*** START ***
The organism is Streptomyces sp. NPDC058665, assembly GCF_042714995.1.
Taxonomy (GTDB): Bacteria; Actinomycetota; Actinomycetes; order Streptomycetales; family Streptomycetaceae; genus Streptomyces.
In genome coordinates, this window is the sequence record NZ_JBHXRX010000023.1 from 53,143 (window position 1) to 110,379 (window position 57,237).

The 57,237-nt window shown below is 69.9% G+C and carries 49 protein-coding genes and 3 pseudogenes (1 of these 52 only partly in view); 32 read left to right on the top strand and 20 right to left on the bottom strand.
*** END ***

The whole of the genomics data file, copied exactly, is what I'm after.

The organism is Streptomyces sp. NPDC058665, assembly GCF_042714995.1.
Taxonomy (GTDB): Bacteria; Actinomycetota; Actinomycetes; order Streptomycetales; family Streptomycetaceae; genus Streptomyces.
In genome coordinates, this window is the sequence record NZ_JBHXRX010000023.1 from 53,143 (window position 1) to 110,379 (window position 57,237).

The 57,237-nt window shown below is 69.9% G+C and carries 49 protein-coding genes and 3 pseudogenes (1 of these 52 only partly in view); 32 read left to right on the top strand and 20 right to left on the bottom strand.